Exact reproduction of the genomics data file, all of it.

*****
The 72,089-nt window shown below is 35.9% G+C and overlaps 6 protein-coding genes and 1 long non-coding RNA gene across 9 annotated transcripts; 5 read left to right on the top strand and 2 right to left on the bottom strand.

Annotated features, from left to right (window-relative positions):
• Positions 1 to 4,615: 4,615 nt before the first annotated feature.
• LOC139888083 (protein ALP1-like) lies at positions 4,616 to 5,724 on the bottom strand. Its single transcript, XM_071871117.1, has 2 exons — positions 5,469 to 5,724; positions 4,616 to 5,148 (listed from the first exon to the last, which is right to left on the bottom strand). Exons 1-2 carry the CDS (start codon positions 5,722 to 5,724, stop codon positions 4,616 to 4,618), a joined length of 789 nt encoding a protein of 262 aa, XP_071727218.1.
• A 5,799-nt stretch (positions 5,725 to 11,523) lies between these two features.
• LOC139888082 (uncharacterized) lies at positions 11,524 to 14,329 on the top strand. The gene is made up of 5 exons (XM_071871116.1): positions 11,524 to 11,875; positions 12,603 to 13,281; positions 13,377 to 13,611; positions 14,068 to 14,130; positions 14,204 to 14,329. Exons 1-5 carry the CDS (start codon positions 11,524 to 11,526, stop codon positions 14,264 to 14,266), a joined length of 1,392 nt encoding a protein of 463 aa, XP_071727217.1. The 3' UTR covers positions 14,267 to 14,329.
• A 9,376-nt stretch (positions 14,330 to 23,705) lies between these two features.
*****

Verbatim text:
The 72,089-nt window shown below is 35.9% G+C and overlaps 6 protein-coding genes and 1 long non-coding RNA gene across 9 annotated transcripts; 5 read left to right on the top strand and 2 right to left on the bottom strand.

Annotated features, from left to right (window-relative positions):
• Positions 1 to 4,615: 4,615 nt before the first annotated feature.
• LOC139888083 (protein ALP1-like) lies at positions 4,616 to 5,724 on the bottom strand. Its single transcript, XM_071871117.1, has 2 exons — positions 5,469 to 5,724; positions 4,616 to 5,148 (listed from the first exon to the last, which is right to left on the bottom strand). Exons 1-2 carry the CDS (start codon positions 5,722 to 5,724, stop codon positions 4,616 to 4,618), a joined length of 789 nt encoding a protein of 262 aa, XP_071727218.1.
• A 5,799-nt stretch (positions 5,725 to 11,523) lies between these two features.
• LOC139888082 (uncharacterized) lies at positions 11,524 to 14,329 on the top strand. The gene is made up of 5 exons (XM_071871116.1): positions 11,524 to 11,875; positions 12,603 to 13,281; positions 13,377 to 13,611; positions 14,068 to 14,130; positions 14,204 to 14,329. Exons 1-5 carry the CDS (start codon positions 11,524 to 11,526, stop codon positions 14,264 to 14,266), a joined length of 1,392 nt encoding a protein of 463 aa, XP_071727217.1. The 3' UTR covers positions 14,267 to 14,329.
• A 9,376-nt stretch (positions 14,330 to 23,705) lies between these two features.